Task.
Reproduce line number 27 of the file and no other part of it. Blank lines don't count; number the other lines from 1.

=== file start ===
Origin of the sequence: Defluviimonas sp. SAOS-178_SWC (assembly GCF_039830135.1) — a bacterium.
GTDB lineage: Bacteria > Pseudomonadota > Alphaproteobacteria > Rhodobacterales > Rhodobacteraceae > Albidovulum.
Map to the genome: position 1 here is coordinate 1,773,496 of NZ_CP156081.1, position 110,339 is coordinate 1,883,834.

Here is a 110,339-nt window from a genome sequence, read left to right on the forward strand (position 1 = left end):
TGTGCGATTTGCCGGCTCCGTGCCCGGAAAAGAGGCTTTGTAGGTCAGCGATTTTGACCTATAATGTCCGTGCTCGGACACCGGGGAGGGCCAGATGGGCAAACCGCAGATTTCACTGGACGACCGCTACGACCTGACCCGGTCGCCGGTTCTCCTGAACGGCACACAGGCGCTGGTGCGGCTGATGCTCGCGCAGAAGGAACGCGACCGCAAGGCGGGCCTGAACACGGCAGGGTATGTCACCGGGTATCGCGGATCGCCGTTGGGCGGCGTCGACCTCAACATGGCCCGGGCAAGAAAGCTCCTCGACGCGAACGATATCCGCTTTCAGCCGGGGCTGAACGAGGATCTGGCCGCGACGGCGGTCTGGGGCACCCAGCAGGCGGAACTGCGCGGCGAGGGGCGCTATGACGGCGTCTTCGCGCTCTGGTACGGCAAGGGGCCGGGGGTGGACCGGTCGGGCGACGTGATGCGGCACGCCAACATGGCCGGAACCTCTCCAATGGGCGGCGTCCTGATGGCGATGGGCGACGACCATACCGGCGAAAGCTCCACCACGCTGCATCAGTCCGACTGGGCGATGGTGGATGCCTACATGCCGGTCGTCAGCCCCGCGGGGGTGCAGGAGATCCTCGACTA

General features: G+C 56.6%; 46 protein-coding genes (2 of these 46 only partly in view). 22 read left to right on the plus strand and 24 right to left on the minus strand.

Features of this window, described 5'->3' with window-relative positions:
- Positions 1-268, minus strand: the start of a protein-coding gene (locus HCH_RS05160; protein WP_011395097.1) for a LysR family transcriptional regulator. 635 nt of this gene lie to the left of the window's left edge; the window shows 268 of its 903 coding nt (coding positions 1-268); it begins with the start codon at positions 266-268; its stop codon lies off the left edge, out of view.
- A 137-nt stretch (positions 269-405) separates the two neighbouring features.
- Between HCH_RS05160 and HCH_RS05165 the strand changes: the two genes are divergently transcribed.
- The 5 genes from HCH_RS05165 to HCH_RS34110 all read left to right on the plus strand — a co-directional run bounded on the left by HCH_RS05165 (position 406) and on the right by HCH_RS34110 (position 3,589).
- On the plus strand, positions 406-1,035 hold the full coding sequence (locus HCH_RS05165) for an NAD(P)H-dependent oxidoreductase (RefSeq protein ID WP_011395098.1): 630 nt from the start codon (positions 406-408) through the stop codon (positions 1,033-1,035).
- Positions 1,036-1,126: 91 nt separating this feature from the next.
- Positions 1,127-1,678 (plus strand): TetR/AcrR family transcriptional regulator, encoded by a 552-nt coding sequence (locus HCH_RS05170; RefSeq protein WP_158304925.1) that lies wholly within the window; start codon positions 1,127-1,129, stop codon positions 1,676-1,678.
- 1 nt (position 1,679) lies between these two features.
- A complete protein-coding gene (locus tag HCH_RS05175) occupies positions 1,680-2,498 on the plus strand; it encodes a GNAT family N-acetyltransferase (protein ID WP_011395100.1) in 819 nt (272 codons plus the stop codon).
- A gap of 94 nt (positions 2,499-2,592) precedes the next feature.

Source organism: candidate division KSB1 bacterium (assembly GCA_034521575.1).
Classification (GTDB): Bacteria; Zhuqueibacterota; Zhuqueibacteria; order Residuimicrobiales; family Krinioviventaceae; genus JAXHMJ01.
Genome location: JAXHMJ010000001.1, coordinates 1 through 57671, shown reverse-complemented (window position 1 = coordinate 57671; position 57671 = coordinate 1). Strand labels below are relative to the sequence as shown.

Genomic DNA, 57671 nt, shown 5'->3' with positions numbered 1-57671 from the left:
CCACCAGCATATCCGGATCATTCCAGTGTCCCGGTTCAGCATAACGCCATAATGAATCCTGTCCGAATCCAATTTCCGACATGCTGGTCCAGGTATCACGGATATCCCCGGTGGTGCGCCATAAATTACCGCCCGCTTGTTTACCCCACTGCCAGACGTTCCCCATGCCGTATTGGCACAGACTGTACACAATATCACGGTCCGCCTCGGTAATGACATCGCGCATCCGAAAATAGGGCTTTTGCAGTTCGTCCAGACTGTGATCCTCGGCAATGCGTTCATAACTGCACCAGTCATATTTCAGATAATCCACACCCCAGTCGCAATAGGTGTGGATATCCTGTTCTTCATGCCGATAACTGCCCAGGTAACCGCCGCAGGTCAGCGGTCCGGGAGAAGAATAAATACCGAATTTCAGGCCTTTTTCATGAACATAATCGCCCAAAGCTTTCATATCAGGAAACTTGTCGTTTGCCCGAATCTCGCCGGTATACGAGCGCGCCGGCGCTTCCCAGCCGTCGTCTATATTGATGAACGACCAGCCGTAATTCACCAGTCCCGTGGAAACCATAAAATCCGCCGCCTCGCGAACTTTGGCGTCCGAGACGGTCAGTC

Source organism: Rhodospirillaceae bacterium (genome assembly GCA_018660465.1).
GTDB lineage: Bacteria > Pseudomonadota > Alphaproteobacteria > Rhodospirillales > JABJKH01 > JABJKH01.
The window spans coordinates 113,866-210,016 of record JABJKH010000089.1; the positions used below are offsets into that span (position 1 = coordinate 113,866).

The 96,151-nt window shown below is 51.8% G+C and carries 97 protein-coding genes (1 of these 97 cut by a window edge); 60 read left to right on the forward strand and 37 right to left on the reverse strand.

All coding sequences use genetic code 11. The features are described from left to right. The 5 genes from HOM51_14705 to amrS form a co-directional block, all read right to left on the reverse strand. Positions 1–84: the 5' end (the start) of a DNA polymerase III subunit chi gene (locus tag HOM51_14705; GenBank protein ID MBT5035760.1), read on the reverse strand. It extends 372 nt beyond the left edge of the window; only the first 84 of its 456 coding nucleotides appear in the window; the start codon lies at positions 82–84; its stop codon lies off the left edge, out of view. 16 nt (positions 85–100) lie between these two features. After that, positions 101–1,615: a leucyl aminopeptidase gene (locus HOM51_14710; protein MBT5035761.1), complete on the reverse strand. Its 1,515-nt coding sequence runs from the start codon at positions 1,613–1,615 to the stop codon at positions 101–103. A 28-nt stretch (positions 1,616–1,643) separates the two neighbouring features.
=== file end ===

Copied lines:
All coding sequences use genetic code 11. The features are described from left to right. The 5 genes from HOM51_14705 to amrS form a co-directional block, all read right to left on the reverse strand. Positions 1–84: the 5' end (the start) of a DNA polymerase III subunit chi gene (locus tag HOM51_14705; GenBank protein ID MBT5035760.1), read on the reverse strand. It extends 372 nt beyond the left edge of the window; only the first 84 of its 456 coding nucleotides appear in the window; the start codon lies at positions 82–84; its stop codon lies off the left edge, out of view. 16 nt (positions 85–100) lie between these two features. After that, positions 101–1,615: a leucyl aminopeptidase gene (locus HOM51_14710; protein MBT5035761.1), complete on the reverse strand. Its 1,515-nt coding sequence runs from the start codon at positions 1,613–1,615 to the stop codon at positions 101–103. A 28-nt stretch (positions 1,616–1,643) separates the two neighbouring features.